Tuberculosis

Tuberculosis (TB) is the leading cause of death from an infectious disease in Asia-Pacific. In 2016, there were 10.4 million newly occurring (incident) TB cases worldwide, 1.3 million deaths among HIV-negative people globally. One third of new cases and one fourth of deaths were estimated in India and Indonesia alone. Most of these TB cases and deaths occur disproportionately among men, but the burden of disease among women is also high as it remains among the top three killers for them in the world. Most cases of TB are curable if diagnosed early and the right treatment is provided.

TB was declared a global health emergency by WHO in 1993 and the WHO-coordinated Stop TB Partnership set targets of halving TB prevalence and deaths by 2015, compared with a baseline of 1990. The WHO’s End TB Strategy (post-2015) which followed the Stop TB Strategy aims at ending the global TB epidemic by 2035, in line with the Sustainable Development Goals. In the Delhi Call for Action to End TB in the WHO South-East Asia Region by 2030, the health ministers pledged to implement national tuberculosis programmes through an “empowered national initiative” (Sharma, 2017).

In Asia-Pacific, mortality rates were high in Myanmar, Papua New Guinea, Lao PDR, Pakistan and the Philippines with over 40 deaths of people without HIV per 100 000 populations (Figure 3.23, left panel).

Five countries in the world which collectively accounted to 56% of the estimated cases globally in 2016 were in the Asia-Pacific region: India (2.8 million), Indonesia (1.0 million), China (0.9 million), the Philippines (0.57 million) and Pakistan (0.5 million). The case notification rate is particularly high in Korea DPR, Papua New Guinee and the Philippines, at more than 300 cases per 100 000 population. An incidence rate higher than 500 cases per 100 000 population was estimated for the Philippines and Korea DPR, while for Australia and New Zealand less than ten incident cases per 100 000 population were estimated (Figure 3.23, right panel).

High-quality TB services have expanded and many cases are treated, reaching the treatment success rate for new TB cases of more than 80% in most Asia-Pacific countries in 2015 (Figure 3.24). However, Japan reports a treatment success rate of 53% only.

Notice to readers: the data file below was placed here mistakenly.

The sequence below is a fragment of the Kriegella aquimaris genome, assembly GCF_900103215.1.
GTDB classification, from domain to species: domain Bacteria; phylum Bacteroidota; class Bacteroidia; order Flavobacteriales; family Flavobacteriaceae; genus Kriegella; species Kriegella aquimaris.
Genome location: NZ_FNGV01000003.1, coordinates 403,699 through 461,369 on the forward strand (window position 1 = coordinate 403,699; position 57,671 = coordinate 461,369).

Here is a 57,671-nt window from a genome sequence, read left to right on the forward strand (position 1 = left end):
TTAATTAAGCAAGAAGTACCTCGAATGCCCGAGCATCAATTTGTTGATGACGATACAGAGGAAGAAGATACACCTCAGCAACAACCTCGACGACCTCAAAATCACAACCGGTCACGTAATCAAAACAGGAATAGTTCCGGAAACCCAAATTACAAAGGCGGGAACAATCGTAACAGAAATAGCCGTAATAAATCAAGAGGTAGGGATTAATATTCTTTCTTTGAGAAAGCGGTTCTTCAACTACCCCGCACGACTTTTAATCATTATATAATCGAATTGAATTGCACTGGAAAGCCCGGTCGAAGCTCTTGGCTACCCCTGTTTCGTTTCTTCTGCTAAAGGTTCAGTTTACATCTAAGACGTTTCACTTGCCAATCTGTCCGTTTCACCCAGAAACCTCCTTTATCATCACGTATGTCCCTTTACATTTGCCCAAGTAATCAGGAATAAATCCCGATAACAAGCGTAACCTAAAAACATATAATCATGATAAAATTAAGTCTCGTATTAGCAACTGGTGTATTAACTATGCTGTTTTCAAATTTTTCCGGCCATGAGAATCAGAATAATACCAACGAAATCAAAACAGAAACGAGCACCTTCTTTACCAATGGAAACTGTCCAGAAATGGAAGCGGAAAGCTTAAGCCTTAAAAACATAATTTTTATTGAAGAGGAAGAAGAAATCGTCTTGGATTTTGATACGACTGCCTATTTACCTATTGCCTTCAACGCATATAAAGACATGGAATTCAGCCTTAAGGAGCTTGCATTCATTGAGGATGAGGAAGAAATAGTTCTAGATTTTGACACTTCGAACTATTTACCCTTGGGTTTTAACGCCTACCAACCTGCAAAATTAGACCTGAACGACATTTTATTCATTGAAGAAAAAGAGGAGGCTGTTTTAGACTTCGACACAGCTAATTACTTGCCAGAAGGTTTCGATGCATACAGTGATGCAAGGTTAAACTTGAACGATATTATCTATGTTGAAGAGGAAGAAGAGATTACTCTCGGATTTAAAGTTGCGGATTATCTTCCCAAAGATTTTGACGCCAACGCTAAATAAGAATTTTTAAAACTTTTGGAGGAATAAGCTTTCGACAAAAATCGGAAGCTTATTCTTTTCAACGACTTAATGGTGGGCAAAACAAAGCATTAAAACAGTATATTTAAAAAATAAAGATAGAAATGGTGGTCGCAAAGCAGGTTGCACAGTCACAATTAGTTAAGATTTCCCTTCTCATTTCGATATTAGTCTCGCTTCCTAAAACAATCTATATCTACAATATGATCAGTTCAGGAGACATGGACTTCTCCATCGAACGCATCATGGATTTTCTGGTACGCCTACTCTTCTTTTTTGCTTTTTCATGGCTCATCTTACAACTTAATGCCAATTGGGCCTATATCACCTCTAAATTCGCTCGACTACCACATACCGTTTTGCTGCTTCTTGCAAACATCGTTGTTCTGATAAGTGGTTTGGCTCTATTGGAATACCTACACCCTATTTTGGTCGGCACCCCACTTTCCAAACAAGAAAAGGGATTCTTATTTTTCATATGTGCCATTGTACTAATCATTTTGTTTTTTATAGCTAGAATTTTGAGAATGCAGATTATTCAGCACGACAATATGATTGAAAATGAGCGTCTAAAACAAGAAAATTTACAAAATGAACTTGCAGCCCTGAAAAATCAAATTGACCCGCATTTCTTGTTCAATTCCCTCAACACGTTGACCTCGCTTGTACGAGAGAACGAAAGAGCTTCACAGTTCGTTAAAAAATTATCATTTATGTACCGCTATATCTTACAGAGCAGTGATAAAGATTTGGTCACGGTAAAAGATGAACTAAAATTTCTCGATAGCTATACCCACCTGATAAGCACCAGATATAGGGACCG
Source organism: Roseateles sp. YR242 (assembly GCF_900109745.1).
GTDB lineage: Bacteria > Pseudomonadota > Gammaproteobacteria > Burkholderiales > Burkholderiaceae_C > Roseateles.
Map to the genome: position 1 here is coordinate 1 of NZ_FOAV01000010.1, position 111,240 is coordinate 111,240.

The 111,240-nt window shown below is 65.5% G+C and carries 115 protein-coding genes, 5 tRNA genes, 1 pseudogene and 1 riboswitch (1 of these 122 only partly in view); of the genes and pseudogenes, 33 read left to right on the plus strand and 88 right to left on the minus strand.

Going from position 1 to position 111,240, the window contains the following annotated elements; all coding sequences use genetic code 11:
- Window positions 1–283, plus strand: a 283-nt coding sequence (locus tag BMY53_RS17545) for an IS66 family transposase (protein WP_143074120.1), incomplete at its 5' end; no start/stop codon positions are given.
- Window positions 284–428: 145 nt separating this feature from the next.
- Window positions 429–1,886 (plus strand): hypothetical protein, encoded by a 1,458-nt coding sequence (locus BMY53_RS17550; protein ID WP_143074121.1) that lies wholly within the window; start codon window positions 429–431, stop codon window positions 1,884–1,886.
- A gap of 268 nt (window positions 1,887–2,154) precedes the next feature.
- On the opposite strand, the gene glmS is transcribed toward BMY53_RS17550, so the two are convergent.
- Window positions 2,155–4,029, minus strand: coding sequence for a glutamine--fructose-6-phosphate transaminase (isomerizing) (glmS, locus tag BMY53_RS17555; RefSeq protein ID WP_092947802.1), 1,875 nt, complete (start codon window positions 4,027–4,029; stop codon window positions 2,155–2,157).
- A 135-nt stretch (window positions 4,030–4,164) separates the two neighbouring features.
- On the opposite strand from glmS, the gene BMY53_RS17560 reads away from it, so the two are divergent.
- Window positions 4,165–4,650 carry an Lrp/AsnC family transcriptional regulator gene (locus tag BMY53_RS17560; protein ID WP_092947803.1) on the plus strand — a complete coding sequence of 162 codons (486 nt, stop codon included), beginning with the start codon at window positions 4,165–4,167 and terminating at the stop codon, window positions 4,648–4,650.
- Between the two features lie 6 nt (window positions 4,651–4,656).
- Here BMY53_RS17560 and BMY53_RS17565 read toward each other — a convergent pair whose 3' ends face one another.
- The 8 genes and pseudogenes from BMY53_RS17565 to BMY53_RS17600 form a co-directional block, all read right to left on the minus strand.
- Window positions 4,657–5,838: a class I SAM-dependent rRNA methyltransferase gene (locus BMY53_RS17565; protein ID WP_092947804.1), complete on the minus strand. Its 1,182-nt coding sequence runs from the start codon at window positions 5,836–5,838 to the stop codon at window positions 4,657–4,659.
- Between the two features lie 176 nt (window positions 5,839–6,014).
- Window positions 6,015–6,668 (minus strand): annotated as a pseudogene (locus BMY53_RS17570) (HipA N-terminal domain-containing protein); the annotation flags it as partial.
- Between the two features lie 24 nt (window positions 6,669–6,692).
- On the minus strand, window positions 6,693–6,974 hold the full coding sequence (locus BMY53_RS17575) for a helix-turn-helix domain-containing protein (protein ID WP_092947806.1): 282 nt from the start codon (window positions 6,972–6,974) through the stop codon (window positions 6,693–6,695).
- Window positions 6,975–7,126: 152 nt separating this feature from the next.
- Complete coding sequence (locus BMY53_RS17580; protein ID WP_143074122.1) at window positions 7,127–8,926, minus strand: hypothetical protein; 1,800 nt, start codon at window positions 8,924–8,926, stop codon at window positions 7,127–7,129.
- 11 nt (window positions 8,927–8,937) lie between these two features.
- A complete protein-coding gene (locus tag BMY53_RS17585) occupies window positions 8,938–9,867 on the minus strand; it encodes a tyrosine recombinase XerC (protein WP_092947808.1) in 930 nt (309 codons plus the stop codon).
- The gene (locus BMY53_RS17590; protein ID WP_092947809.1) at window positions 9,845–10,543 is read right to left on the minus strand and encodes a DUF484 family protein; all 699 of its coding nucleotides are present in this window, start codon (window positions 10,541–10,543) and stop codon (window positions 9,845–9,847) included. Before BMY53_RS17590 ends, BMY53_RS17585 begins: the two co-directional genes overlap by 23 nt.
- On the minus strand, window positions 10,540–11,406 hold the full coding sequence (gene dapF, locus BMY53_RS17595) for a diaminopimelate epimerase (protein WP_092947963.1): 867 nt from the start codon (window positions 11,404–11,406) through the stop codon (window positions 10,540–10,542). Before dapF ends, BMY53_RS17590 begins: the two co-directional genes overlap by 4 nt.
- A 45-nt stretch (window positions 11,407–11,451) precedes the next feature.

The Asia-Pacific region is rising to the challenges presented by TB. In a large part of the countries, incidence rates have declined from 2013-16 (Figure 3.25). However, few countries like the Philippines, Singapore, Brunei Darussalam, Solomon Islands and Fiji showing upward trend and Thailand and Malaysia showing inconclusive trend with no much change in the last few years.

The region still faces important challenges in TB control, including providing services to those in greatest need, especially the poor and vulnerable. HIV-TB co-infection, the emergence of drug-resistant strains, a sizeable proportion of TB-affected population facing catastrophic costs due to TB, funding gaps and the need for greater technical expertise all remain threats to progress (WHO, 2015c; WHO, 2012a). With regards to multidrug-resistant TB (MDR/RR-TB), the burden is high in China with 7.1% of new cases are estimated to have MDR/RR-TB. This proportion is also high at 5.1% in Myanmar and Viet Nam, at above 4%. Treatment of MDR/RR-TB can take up to two years and is far more costly than drug susceptible strains.

Definition and comparability

Tuberculosis (TB) is a contagious disease, caused by the Mycobacterium tuberculosis bacteria. Tuberculosis usually attacks the lungs but can also affect other parts of the body. It is spread through the air, when people who have the disease cough, sneeze, talk or spit. Most infections in humans are latent and without symptoms, with about one in ten latent infections eventually progressing to active disease. If left untreated, active TB kills between 20% and 70% of its victims within ten years depending on severity.

The TB incidence rate is the number of new and relapse cases (newly occurring) of the disease estimated to occur in a year, per 100 000 population. TB mortality does not include TB/HIV as per ICD-10. Case notification rate is the total of new and relapse cases and cases with unknown previous TB treatment history notified to the national programmes per 100 000 population. The TB treatment coverage is the number of new and relapse TB cases that were notified and treated in national TB control programmes and notified to WHO, divided by the estimate of the number of incident TB cases for the same year, expressed as a percentage.

Figure 3.23. Estimate of the burden of disease caused by tuberculosis, 2016
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H represents lower and upper bounds.

Source: Global Tuberculosis Report 2017.

 StatLink http://dx.doi.org/10.1787/888933867360

Figure 3.24. Tuberculosis treatment success for new TB cases, 2015
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Source: Global Tuberculosis Report 2017.

 StatLink http://dx.doi.org/10.1787/888933867379

Figure 3.25. Change in tuberculosis incidence rate, 2013-16
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Source: Global Tuberculosis Report 2017.

 StatLink http://dx.doi.org/10.1787/888933867398

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